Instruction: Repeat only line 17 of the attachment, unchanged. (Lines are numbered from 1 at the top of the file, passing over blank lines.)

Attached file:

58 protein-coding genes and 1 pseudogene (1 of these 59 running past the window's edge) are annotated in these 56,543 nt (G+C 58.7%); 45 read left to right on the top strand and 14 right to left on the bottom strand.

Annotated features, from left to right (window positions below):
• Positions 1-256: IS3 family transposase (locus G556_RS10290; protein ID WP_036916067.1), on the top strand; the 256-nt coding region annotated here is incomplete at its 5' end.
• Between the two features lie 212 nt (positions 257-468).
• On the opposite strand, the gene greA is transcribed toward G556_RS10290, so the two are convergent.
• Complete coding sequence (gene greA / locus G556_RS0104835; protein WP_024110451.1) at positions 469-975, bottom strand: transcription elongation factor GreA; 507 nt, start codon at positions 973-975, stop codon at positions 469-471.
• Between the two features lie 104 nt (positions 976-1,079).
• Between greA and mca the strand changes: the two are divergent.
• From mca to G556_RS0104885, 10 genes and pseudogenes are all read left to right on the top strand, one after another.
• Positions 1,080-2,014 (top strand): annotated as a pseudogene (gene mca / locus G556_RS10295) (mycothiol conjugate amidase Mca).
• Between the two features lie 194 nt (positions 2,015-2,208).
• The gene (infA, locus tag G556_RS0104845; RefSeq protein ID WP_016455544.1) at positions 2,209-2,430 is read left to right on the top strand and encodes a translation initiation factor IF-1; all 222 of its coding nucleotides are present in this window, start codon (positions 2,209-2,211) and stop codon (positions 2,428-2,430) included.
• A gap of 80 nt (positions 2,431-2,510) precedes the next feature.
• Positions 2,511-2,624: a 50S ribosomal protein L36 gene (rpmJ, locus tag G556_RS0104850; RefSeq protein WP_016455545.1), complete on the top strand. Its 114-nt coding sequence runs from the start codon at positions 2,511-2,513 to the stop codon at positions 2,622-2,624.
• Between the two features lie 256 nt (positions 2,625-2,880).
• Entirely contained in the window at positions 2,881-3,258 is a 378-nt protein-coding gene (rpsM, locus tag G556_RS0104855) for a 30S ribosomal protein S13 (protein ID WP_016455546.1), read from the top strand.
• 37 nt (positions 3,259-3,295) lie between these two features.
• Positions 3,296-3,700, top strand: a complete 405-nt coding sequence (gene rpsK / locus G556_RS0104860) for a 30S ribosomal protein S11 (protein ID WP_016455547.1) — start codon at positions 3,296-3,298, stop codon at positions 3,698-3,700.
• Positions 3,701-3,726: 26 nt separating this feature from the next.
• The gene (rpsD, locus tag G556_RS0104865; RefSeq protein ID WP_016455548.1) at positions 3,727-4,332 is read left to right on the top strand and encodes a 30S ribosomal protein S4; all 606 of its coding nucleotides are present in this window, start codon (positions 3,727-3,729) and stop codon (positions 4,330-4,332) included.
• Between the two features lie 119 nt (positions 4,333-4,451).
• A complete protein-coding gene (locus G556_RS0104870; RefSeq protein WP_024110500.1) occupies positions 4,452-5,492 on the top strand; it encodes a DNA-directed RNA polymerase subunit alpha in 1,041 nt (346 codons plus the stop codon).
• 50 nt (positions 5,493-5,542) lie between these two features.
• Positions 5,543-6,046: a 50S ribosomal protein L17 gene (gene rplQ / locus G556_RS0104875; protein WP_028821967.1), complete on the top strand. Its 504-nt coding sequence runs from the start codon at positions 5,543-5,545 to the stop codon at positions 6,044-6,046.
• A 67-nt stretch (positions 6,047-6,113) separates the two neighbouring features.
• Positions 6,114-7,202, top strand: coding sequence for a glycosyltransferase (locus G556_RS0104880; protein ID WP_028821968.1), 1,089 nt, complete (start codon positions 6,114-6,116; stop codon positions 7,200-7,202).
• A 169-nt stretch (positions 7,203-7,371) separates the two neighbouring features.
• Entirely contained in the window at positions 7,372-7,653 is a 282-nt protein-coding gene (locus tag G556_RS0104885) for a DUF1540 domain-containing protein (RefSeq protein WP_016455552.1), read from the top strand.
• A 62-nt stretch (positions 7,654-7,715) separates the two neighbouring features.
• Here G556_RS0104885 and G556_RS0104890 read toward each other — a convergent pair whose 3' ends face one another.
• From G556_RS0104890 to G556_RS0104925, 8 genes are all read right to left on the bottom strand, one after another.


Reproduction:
• 37 nt (positions 3,259-3,295) lie between these two features.